We’re not so happy when something catches our eye. We thrash and squirm like a sea bass until we get our eye back.
We can’t stand our curiosity being peaked. We immediately turn down the volume for fear of adding actual dynamics to our life’s orchestra.
We simply can’t have these distractions. We have to get to work, hit the gym, or rush to catch the next train. We have so many things to do.
The problem is, the more things you have to do, the less stuff you have time to make.
Dare to notice.
Allow your eye to be caught, and even reeled in. Surrender to the uncertainty of what could be.
Have a curiosity that peaks and valleys and flows everywhere in between, composing a symphony of possibility.
Only from this place can we begin to simultaneously see things as they are and also as they could be.
To follow. To brainstorm. To plan. To manage. To-do list. To play it safe. To copy. To trace.
This is not making.
To make is to lead.
To engage with the uncomfortable action of crafting something personal and on purpose.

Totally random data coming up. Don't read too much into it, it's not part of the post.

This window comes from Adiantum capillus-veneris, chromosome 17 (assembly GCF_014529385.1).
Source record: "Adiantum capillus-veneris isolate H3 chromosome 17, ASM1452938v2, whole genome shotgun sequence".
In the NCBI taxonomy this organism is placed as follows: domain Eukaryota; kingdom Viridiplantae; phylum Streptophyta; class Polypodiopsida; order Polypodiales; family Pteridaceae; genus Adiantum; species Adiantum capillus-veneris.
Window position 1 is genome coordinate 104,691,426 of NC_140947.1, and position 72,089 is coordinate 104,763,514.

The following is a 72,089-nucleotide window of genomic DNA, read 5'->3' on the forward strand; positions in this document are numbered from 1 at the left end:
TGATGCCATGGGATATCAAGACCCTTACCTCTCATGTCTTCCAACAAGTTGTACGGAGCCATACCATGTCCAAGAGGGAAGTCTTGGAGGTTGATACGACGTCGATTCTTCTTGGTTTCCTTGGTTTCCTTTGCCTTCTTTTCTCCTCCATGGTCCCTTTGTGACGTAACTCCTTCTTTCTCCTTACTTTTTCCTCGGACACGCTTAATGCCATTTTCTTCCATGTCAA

When you were a child, one of the first values you learned was, “Share your toys.”
“Share with your brother.”
“Sharing is caring.”
When you were a child, you no doubt had some resistance to this principle. We’re scared to share, because something inside us equates sharing with losing.
It’s true, if I share my toy, then the toy is no longer mine. That doesn’t mean that it’s solely theirs though. Sharing actually means that what’s being shared is now ours. There is a deeper, more communal aspect to to sharing that says, “This was mine, but I want you to have it too. Let’s use it together.”
Sharing does not mean giving it away for free.
“Free” is for a cheap product.
A “free” sample is really just a snack on the way to the thing you’re actually interested in.
“Free” is worth as much as it costs.
Sharing implies a gift.
A gift has real value, both for the giver and the receiver.
And we all know that the best gifts are ones that can be used together.
This is what happens when we generously share what we have made.